Train and Treat: 5 Pointers on Hiring and Retention
As modern business environments keep changing, learn how to solve turnover and retention problems with staff.
By Bill Spae, CFE
Do you have a staffing or turnover problem? Are your new hires quitting in the first 90 days of employment? Is the culture in your business supportive of new associates or dismissive?
You may answer these questions with a positive frame of reference, which would certainly be a great situation for your business. However, I challenge you to look deeper into your organization and truly understand the answers to the questions posed above.
We are in a very different environment in business today. Whether you are an independent business person, a franchisee, a franchisor, or a manager of a department, you are dealing with new and different issues in the workplace. These issues are some that many of us have not had to deal with in the past. Employee engagement is critical and often overlooked.
“We are in a very different environment in business today.”
1: It’s not them, it’s us
While we can complain, and often tend to, over the fact that millennials are causing us to relook our approach to hiring. However, millennials are not the problem. Very often it is the leaders and managers in the industry who don’t recognize the deficiencies in their own backyard.
For instance, I often hear that there is a significant staffing problem in America today for almost all businesses. I agree that for many businesses, particularly those using skilled labor, staffing is more difficult than ever.
But for many businesses, the problem is more about turnover and retention than staffing.
So, let’s discuss the turnover problem. It is often said that people leave a job because of the boss. This is probably very true and there are myriads of other reasons people move on. One very prevalent issue is simply WHO you hire to begin with.
“For many businesses, the problem is more about turnover and retention than staffing.”
2: What to ask, when to ask it
Do you have a specific list of background experiences, personality traits, or behaviors you want to see in a new employee? How about a written career path that you can review with them so they know what the opportunities in the future may be? Besides the normal questions we all typically ask, what is it that will make them successful in your organization? Clearly, you cannot run afoul of the law with the questions you ask, but you can assess the ‘fit’ of a new candidate by allowing some of your current staff to interact with them, checking references, having the new candidate tell you why they want to work for your organization and ask for specifics and not generalities. I believe in the ‘three to hire, three to fire’ approach, which allows at least three people to interview a potential new employee and three people to help assess a potential termination.
"What will make them successful in your organization?"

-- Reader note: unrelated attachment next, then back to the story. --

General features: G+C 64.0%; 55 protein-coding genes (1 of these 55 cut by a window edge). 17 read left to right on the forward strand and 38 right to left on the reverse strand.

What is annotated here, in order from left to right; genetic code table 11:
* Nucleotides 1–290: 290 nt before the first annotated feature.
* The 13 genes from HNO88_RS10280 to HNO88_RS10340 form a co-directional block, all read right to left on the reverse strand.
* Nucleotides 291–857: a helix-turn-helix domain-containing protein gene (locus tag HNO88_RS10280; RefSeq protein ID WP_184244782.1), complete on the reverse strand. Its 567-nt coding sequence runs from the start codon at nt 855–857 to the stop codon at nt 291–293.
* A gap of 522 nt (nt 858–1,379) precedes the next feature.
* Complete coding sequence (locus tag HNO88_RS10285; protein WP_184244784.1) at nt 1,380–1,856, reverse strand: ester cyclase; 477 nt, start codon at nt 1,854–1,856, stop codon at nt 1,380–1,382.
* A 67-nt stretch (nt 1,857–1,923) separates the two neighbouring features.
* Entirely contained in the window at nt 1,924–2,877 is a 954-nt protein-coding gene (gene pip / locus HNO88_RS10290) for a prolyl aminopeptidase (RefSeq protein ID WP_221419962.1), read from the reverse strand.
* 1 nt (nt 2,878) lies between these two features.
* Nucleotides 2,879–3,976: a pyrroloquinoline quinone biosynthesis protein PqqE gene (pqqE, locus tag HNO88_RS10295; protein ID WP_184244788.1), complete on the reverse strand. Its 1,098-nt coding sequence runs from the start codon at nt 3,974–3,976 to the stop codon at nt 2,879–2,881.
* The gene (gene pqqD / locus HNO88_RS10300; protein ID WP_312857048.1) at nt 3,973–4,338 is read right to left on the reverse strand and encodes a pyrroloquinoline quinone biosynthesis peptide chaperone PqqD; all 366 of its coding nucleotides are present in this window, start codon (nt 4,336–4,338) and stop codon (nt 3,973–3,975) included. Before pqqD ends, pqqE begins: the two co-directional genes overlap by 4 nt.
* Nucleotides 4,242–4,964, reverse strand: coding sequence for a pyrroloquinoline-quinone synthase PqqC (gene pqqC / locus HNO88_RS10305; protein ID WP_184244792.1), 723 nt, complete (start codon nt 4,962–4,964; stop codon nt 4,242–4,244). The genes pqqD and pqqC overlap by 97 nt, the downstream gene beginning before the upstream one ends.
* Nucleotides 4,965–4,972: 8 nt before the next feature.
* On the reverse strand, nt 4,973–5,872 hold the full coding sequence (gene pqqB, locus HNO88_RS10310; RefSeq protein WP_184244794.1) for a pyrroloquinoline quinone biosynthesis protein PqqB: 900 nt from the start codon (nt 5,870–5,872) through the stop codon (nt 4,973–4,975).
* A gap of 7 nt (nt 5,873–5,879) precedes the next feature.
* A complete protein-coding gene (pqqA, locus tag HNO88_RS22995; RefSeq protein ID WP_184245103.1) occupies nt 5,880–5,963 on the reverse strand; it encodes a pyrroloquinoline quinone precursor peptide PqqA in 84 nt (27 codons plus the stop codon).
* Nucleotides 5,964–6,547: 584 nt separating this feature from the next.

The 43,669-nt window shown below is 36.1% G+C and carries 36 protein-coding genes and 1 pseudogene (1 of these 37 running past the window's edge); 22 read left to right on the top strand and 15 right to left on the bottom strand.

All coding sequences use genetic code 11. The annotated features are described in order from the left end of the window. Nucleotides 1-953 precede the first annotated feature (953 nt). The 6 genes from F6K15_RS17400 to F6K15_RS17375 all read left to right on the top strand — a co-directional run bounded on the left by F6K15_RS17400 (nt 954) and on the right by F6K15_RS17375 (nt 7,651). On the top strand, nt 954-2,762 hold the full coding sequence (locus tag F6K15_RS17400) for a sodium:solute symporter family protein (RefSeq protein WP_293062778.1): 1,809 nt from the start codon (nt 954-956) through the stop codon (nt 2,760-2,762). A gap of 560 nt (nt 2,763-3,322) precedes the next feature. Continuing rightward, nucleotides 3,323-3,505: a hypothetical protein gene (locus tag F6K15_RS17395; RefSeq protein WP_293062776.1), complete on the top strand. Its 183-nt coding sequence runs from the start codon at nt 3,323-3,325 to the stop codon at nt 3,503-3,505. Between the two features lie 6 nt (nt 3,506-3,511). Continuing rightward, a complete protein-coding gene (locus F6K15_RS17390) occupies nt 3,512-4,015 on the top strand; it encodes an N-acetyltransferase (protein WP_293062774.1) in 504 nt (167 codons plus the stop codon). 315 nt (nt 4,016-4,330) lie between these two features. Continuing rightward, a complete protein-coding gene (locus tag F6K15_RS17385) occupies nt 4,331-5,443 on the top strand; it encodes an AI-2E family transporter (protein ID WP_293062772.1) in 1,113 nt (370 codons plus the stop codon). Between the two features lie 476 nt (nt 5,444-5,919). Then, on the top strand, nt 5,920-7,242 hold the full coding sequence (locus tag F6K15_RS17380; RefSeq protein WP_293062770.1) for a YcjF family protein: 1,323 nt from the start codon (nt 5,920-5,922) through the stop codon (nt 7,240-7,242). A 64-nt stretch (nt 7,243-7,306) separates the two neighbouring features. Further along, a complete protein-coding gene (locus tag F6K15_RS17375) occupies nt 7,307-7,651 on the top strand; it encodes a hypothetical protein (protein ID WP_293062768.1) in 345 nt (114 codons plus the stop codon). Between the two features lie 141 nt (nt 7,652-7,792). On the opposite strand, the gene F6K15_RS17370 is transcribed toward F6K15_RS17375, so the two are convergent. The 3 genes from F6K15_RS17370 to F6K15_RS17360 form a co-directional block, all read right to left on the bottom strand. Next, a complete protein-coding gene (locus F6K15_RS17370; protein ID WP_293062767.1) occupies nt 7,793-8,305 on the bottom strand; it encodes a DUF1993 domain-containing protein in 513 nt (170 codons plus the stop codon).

Once you have decided to hire a new associate, how do you onboard them? Getting all of that paperwork out of the way is a start, but ask yourself what else you can do to help the new associate feel welcome. Perhaps you could offer a cup of coffee while they fill out the paperwork? You could also go over the new employee’s job description with them, and check with them to see if they have any questions. Doing some simple introductions to the rest of the team along with a detailed orientation of the workplace, like where the bathrooms are, can set the new employee more at ease and allow them to focus on learning the new job. Treating a new hire with great respect illuminates the culture of your company and the professionalism by which you manage and lead. Never treat a new associate as an “interruption.”
4: Common sense and common courtesy
Many of you reading this are thinking “well that’s just common sense,” which it mainly is. Yet, it has been my experience that much of what I just mentioned does not happen consistently in the hiring process and can cause a new employee to become anxious unnecessarily.
5: Buddy system
A few more things to think of are if you have a written and well thought out training schedule that allows time for the new person to truly learn and understand the different requirements of the job. Do you assign a “buddy” to help the new employee? Does your staff understand their responsibility for training the new person? Again, this sounds like common sense, but I can tell you that in exit interviews, many former employees listed a lack of training as a primary reason for them leaving.
How you treat a new employee and the level of attention you pay to their training can make an enormous difference in their performance and their tenure. So, take the time to do things right up front to save a possible turnover later.
Who you hire and how you train (and treat) makes all the difference!
Bill Spae, CFE, is President and CEO of Square 1 Restaurants, a multi-unit franchisee of Dairy Queen and Orange Julius.